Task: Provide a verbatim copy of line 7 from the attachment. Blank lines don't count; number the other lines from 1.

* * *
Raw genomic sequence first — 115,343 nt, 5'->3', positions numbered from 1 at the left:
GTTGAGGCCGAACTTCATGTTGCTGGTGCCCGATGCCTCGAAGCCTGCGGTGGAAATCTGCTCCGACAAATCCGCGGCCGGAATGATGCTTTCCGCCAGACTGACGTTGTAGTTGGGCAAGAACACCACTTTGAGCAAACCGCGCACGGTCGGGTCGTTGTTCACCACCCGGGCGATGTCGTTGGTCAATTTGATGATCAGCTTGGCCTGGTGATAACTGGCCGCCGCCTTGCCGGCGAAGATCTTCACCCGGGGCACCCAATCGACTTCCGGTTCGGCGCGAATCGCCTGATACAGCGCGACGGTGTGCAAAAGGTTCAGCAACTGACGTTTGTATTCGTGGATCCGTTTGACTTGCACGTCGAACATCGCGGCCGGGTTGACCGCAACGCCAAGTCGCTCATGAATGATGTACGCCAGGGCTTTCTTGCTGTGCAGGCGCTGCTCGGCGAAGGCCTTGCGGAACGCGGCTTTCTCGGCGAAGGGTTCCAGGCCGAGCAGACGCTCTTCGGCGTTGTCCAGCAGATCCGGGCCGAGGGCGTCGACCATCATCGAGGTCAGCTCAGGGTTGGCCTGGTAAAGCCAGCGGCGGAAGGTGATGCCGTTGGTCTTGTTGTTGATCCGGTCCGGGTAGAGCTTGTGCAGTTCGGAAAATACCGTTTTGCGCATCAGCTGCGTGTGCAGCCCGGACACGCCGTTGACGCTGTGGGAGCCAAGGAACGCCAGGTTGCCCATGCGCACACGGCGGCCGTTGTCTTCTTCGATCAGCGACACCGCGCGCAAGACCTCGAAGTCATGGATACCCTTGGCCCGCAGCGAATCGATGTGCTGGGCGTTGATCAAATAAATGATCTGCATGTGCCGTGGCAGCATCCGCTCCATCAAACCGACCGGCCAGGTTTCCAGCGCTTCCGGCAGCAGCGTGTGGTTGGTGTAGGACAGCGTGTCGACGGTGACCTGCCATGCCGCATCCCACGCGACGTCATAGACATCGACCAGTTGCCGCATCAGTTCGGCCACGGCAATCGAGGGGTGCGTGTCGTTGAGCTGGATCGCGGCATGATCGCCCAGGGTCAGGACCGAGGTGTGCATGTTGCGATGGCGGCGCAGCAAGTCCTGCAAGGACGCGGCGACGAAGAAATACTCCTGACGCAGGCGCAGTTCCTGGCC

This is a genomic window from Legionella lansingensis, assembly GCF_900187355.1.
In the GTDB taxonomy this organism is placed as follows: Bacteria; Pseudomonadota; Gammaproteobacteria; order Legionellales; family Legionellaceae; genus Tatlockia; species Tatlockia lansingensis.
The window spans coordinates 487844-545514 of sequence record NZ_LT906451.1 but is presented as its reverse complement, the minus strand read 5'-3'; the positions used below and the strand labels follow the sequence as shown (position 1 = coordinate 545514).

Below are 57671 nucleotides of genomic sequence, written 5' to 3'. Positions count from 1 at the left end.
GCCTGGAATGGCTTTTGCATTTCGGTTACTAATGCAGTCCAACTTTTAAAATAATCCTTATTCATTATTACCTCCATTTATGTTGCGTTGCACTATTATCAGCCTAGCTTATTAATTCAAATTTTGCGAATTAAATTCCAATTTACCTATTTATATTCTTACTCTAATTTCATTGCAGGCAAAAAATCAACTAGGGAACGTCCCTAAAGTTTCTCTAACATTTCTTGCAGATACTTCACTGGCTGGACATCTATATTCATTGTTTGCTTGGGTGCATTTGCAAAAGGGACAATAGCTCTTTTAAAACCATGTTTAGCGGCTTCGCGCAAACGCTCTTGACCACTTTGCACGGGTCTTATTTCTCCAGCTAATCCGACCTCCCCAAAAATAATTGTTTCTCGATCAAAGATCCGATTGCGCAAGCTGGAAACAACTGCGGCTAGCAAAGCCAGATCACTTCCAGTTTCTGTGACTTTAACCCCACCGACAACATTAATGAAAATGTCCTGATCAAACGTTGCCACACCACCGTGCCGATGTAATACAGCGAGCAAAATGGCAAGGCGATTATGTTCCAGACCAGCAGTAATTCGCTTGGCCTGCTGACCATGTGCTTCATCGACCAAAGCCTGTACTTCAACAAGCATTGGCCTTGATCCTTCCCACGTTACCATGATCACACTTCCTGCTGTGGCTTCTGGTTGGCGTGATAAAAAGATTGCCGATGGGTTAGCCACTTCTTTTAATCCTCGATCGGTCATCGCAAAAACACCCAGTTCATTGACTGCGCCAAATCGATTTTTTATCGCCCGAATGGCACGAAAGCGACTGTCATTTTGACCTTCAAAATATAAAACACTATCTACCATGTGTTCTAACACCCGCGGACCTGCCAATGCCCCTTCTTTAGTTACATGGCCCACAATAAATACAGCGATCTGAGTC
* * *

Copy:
GCCTGGAATGGCTTTTGCATTTCGGTTACTAATGCAGTCCAACTTTTAAAATAATCCTTATTCATTATTACCTCCATTTATGTTGCGTTGCACTATTATCAGCCTAGCTTATTAATTCAAATTTTGCGAATTAAATTCCAATTTACCTATTTATATTCTTACTCTAATTTCATTGCAGGCAAAAAATCAACTAGGGAACGTCCCTAAAGTTTCTCTAACATTTCTTGCAGATACTTCACTGGCTGGACATCTATATTCATTGTTTGCTTGGGTGCATTTGCAAAAGGGACAATAGCTCTTTTAAAACCATGTTTAGCGGCTTCGCGCAAACGCTCTTGACCACTTTGCACGGGTCTTATTTCTCCAGCTAATCCGACCTCCCCAAAAATAATTGTTTCTCGATCAAAGATCCGATTGCGCAAGCTGGAAACAACTGCGGCTAGCAAAGCCAGATCACTTCCAGTTTCTGTGACTTTAACCCCACCGACAACATTAATGAAAATGTCCTGATCAAACGTTGCCACACCACCGTGCCGATGTAATACAGCGAGCAAAATGGCAAGGCGATTATGTTCCAGACCAGCAGTAATTCGCTTGGCCTGCTGACCATGTGCTTCATCGACCAAAGCCTGTACTTCAACAAGCATTGGCCTTGATCCTTCCCACGTTACCATGATCACACTTCCTGCTGTGGCTTCTGGTTGGCGTGATAAAAAGATTGCCGATGGGTTAGCCACTTCTTTTAATCCTCGATCGGTCATCGCAAAAACACCCAGTTCATTGACTGCGCCAAATCGATTTTTTATCGCCCGAATGGCACGAAAGCGACTGTCATTTTGACCTTCAAAATATAAAACACTATCTACCATGTGTTCTAACACCCGCGGACCTGCCAATGCCCCTTCTTTAGTTACATGGCCCACAATAAATACAGCGATCTGAGTC